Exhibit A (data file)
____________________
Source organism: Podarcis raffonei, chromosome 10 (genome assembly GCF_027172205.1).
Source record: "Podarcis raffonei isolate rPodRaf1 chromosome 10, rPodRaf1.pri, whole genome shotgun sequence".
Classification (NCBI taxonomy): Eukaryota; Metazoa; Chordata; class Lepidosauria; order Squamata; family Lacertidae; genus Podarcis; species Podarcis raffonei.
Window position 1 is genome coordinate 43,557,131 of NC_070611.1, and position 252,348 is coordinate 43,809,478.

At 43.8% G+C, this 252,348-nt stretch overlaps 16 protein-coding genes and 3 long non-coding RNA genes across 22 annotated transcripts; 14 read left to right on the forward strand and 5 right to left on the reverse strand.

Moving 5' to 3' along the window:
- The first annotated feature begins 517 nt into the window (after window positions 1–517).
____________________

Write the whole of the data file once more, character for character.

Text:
Source organism: Podarcis raffonei, chromosome 10 (genome assembly GCF_027172205.1).
Source record: "Podarcis raffonei isolate rPodRaf1 chromosome 10, rPodRaf1.pri, whole genome shotgun sequence".
Classification (NCBI taxonomy): Eukaryota; Metazoa; Chordata; class Lepidosauria; order Squamata; family Lacertidae; genus Podarcis; species Podarcis raffonei.
Window position 1 is genome coordinate 43,557,131 of NC_070611.1, and position 252,348 is coordinate 43,809,478.

At 43.8% G+C, this 252,348-nt stretch overlaps 16 protein-coding genes and 3 long non-coding RNA genes across 22 annotated transcripts; 14 read left to right on the forward strand and 5 right to left on the reverse strand.

Moving 5' to 3' along the window:
- The first annotated feature begins 517 nt into the window (after window positions 1–517).